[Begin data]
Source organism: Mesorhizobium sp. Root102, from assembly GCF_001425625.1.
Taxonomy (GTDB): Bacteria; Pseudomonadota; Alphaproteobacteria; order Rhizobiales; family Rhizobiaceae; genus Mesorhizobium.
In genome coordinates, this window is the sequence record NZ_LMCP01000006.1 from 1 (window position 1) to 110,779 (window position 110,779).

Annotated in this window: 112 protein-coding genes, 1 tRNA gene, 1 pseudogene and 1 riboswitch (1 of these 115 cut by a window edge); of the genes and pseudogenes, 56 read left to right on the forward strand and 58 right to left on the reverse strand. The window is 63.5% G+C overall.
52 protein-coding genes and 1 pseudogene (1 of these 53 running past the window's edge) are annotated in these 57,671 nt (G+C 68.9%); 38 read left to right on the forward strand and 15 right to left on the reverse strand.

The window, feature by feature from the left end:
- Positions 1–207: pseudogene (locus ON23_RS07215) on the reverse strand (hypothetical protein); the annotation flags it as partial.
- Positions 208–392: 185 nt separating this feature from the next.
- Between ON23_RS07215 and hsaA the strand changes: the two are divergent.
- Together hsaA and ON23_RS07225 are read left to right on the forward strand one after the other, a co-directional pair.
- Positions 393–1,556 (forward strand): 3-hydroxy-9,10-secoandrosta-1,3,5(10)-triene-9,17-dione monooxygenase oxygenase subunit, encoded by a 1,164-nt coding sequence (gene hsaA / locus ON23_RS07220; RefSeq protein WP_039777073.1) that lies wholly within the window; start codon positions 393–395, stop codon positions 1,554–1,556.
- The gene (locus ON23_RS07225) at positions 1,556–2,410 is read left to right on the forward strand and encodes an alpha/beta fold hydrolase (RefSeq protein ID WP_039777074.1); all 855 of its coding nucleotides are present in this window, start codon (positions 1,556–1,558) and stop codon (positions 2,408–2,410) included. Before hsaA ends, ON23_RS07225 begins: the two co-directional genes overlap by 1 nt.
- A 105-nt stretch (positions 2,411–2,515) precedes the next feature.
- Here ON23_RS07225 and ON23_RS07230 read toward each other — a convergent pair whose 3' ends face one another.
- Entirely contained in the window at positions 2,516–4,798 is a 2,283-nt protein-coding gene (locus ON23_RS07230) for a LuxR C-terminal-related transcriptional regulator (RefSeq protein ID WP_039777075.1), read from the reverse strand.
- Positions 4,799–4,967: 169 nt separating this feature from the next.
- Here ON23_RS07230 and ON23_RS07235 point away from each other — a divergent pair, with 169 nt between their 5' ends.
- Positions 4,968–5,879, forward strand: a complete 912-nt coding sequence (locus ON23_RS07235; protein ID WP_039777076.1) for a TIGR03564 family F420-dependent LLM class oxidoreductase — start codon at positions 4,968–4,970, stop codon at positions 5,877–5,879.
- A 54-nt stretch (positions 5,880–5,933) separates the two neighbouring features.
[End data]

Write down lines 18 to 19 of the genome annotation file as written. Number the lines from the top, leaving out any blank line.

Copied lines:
- Positions 4,968–5,879, forward strand: a complete 912-nt coding sequence (locus ON23_RS07235; protein ID WP_039777076.1) for a TIGR03564 family F420-dependent LLM class oxidoreductase — start codon at positions 4,968–4,970, stop codon at positions 5,877–5,879.
- A 54-nt stretch (positions 5,880–5,933) separates the two neighbouring features.